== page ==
Rubbing eyes because of uveitis

Uveitis occurs in the uvea, the middle layer of the eyeball. Common symptoms include swelling, redness, and pain in the eyeball. Uveitis can lead to permanent damage and blindness if left untreated. Around 30,000 Americans lose their eyesight each year from uveitis.

Common symptoms of uveitis include: eye pain, redness, light sensitivity, tenderness of the eye, floaters, and loss of vision.

Uveitis can affect people of all ages, including children and older adults. A significant number of younger individuals can be affected relative to other diseases like glaucoma and macular degeneration.

Individuals with uveitis have better outcomes when treatment is initiated closer to the onset of their symptoms. If you think you or your loved ones may be suffering from uveitis, you can request an appointment with our uveitis specialist, Dr. Irfan Khan, to discuss your conditions and the best treatment options for you.

What is Uveitis?

The term “uveitis” is an umbrella term used to describe several medical diagnoses of the eyeball. This disease can affect one or both eyeballs. Symptoms can appear suddenly or gradually, and include:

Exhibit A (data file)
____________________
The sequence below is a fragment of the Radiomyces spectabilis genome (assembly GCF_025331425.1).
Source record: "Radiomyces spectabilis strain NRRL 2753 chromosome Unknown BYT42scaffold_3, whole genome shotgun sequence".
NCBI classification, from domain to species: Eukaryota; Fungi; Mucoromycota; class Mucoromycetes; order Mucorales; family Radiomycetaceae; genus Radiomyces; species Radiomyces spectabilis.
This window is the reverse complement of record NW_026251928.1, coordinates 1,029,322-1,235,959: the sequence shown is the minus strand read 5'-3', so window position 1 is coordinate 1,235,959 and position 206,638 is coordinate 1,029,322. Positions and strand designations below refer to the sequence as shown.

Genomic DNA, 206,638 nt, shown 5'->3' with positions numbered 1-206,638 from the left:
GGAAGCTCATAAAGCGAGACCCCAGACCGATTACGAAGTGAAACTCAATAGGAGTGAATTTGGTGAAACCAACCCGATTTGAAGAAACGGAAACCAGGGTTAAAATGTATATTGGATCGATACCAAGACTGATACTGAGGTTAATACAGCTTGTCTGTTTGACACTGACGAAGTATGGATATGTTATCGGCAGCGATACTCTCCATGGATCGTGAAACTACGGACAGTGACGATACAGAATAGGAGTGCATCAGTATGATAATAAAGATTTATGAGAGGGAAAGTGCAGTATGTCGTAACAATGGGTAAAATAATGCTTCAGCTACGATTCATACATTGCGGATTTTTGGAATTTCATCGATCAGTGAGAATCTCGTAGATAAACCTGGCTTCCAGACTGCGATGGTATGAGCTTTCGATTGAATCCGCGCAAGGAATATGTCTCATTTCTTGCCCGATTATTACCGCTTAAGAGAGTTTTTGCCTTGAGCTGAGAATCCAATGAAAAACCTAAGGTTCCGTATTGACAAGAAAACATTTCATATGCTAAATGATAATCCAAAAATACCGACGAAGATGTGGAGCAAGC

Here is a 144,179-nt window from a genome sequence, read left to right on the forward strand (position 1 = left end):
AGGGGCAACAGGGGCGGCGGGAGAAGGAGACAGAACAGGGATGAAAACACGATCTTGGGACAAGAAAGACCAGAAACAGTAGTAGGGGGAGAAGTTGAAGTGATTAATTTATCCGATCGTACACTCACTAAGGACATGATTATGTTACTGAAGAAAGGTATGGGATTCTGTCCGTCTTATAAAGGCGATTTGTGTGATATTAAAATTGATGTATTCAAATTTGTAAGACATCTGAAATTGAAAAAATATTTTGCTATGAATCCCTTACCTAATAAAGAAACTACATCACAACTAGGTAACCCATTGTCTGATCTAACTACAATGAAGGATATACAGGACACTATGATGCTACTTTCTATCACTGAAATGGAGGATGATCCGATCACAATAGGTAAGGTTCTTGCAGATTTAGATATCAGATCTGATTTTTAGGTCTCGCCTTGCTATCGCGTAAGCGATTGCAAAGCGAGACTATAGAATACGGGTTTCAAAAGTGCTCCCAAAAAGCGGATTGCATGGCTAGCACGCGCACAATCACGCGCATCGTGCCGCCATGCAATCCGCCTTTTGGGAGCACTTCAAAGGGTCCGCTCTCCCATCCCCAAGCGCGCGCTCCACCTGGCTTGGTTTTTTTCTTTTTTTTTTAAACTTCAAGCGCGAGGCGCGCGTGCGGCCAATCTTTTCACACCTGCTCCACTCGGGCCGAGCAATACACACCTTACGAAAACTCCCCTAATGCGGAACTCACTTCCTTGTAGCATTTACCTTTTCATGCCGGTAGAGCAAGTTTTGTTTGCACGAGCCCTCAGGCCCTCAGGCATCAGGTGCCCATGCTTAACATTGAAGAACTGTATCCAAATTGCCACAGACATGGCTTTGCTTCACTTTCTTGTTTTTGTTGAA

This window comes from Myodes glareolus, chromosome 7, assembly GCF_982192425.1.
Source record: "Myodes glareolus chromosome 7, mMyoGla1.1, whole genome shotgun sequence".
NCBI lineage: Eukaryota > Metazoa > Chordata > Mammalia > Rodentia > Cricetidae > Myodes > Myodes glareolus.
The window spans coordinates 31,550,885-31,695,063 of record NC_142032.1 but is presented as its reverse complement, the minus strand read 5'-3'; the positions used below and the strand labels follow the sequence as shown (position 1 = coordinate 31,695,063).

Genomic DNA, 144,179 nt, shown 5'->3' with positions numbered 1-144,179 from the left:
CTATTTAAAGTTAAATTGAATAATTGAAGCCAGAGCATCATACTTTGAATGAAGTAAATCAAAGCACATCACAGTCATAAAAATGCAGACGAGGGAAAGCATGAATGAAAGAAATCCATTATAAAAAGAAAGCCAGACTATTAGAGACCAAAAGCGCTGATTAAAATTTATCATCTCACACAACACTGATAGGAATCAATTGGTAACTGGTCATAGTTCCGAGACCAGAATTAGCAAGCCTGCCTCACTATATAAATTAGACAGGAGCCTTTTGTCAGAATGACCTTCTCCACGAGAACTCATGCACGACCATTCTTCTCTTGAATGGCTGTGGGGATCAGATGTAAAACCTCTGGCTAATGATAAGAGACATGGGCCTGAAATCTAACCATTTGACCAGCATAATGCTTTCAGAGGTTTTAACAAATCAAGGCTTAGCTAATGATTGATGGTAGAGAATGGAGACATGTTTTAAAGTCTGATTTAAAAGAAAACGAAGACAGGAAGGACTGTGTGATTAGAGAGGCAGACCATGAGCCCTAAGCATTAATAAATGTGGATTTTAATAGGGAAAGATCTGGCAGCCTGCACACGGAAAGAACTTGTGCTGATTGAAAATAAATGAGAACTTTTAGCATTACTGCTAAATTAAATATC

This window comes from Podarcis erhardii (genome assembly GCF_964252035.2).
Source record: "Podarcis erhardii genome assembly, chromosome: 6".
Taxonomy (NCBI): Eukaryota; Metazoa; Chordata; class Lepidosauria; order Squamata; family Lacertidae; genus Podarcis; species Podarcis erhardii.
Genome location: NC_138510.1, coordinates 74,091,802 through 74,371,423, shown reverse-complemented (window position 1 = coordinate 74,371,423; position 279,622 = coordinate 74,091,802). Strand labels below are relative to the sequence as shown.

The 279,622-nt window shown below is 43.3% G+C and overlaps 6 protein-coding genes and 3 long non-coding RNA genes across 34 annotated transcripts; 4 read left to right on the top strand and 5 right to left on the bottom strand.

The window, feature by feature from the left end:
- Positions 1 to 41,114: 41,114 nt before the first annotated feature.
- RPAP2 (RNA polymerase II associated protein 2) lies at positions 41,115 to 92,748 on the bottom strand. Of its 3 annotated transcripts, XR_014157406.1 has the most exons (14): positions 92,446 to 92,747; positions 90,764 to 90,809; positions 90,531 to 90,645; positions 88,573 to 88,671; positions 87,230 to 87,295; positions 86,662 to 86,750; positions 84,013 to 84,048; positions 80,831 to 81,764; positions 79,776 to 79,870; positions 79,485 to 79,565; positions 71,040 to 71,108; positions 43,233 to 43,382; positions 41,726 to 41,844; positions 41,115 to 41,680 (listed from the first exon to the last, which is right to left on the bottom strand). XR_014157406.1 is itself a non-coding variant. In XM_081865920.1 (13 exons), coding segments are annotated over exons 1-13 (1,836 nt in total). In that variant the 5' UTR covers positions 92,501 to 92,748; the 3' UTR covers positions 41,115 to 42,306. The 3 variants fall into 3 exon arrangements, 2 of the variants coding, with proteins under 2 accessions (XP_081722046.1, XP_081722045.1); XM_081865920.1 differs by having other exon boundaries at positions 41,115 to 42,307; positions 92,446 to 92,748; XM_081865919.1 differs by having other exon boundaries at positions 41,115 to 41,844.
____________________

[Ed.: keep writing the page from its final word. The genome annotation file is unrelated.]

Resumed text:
• Eyeball redness, swelling, general inflammation with or without pain
  • Blurred vision
  • Sensitivity to light
  • Gradual loss of vision
  • Eye floaters (dark shapes that suddenly appear in your field of vision)

*If you experience any abnormal symptoms regarding your eyes or eyesight, it’s better to be safe than sorry. Schedule an appointment with your OD as soon as possible.

What Causes Uveitis?

The cause of uveitis is typically undetermined. Many cases don’t have one specific cause to blame. Uveitis may also develop as a symptom of an underlying eye condition. You may be more susceptible to uveitis if you’ve experienced eye inflammation in the past. Eye inflammation may result from:

  • Smoking
  • Previous injury to eyeball
  • Previous surgery on eyeball
  • Certain infections, like herpes, chicken pox, syphilis, or tuberculosis
  • Certain inflammatory diseases, like irritable bowel disease (IBD), lupus, and rheumatoid arthritis

How is Uveitis Treated?

After diagnosis, your ophthalmologist will work with you to form an effective treatment plan. Although uveitis can be treated and controlled, severe cases cannot be cured. Our goal when treating uveitis is to reduce or clear inflammation present in the eye. Treatment may include medications, surgery, or a combination of the two.

Medications for uveitis generally take the form of eye drops. The eye drops prescribed are dependent on the diagnosis. For example, your ophthalmologist may prescribe a corticosteroid to help reduce inflammation. Or, if your uveitis is caused by infection, your medication may take the form of antibiotics.

Patients suffering from severe cases of uveitis may undergo surgery. However, this is uncommon and is usually reserved as a last resort. Surgery may involve removing parts of the vitreous in your eye. For posterior uveitis (a severe case of uveitis), your ophthalmologist may implant a device into your eye that slowly releases medication over a period of time.